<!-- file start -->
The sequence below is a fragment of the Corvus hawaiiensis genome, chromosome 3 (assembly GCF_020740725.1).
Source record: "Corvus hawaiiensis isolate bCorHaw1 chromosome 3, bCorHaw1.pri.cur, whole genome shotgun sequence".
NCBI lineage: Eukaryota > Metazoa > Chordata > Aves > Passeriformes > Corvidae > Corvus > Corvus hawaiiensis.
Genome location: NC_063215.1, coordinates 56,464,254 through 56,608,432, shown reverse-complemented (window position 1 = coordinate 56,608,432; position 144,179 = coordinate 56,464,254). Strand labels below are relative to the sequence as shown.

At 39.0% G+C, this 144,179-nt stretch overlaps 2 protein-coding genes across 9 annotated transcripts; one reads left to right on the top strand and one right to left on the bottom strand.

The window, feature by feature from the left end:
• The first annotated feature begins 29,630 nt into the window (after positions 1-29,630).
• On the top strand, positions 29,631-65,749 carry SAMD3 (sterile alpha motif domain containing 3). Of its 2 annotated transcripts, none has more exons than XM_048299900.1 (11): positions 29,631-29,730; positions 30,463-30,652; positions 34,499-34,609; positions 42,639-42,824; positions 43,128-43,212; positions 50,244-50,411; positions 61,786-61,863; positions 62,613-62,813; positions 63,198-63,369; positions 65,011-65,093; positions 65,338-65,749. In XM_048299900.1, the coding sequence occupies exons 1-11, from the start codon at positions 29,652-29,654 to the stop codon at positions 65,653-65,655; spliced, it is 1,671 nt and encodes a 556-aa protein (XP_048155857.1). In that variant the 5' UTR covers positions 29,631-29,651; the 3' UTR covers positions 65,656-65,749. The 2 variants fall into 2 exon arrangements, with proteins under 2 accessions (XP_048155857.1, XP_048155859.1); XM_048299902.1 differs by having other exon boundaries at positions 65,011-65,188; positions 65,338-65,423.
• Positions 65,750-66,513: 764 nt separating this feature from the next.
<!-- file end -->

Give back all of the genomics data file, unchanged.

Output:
The sequence below is a fragment of the Corvus hawaiiensis genome, chromosome 3 (assembly GCF_020740725.1).
Source record: "Corvus hawaiiensis isolate bCorHaw1 chromosome 3, bCorHaw1.pri.cur, whole genome shotgun sequence".
NCBI lineage: Eukaryota > Metazoa > Chordata > Aves > Passeriformes > Corvidae > Corvus > Corvus hawaiiensis.
Genome location: NC_063215.1, coordinates 56,464,254 through 56,608,432, shown reverse-complemented (window position 1 = coordinate 56,608,432; position 144,179 = coordinate 56,464,254). Strand labels below are relative to the sequence as shown.

At 39.0% G+C, this 144,179-nt stretch overlaps 2 protein-coding genes across 9 annotated transcripts; one reads left to right on the top strand and one right to left on the bottom strand.

The window, feature by feature from the left end:
• The first annotated feature begins 29,630 nt into the window (after positions 1-29,630).
• On the top strand, positions 29,631-65,749 carry SAMD3 (sterile alpha motif domain containing 3). Of its 2 annotated transcripts, none has more exons than XM_048299900.1 (11): positions 29,631-29,730; positions 30,463-30,652; positions 34,499-34,609; positions 42,639-42,824; positions 43,128-43,212; positions 50,244-50,411; positions 61,786-61,863; positions 62,613-62,813; positions 63,198-63,369; positions 65,011-65,093; positions 65,338-65,749. In XM_048299900.1, the coding sequence occupies exons 1-11, from the start codon at positions 29,652-29,654 to the stop codon at positions 65,653-65,655; spliced, it is 1,671 nt and encodes a 556-aa protein (XP_048155857.1). In that variant the 5' UTR covers positions 29,631-29,651; the 3' UTR covers positions 65,656-65,749. The 2 variants fall into 2 exon arrangements, with proteins under 2 accessions (XP_048155857.1, XP_048155859.1); XM_048299902.1 differs by having other exon boundaries at positions 65,011-65,188; positions 65,338-65,423.
• Positions 65,750-66,513: 764 nt separating this feature from the next.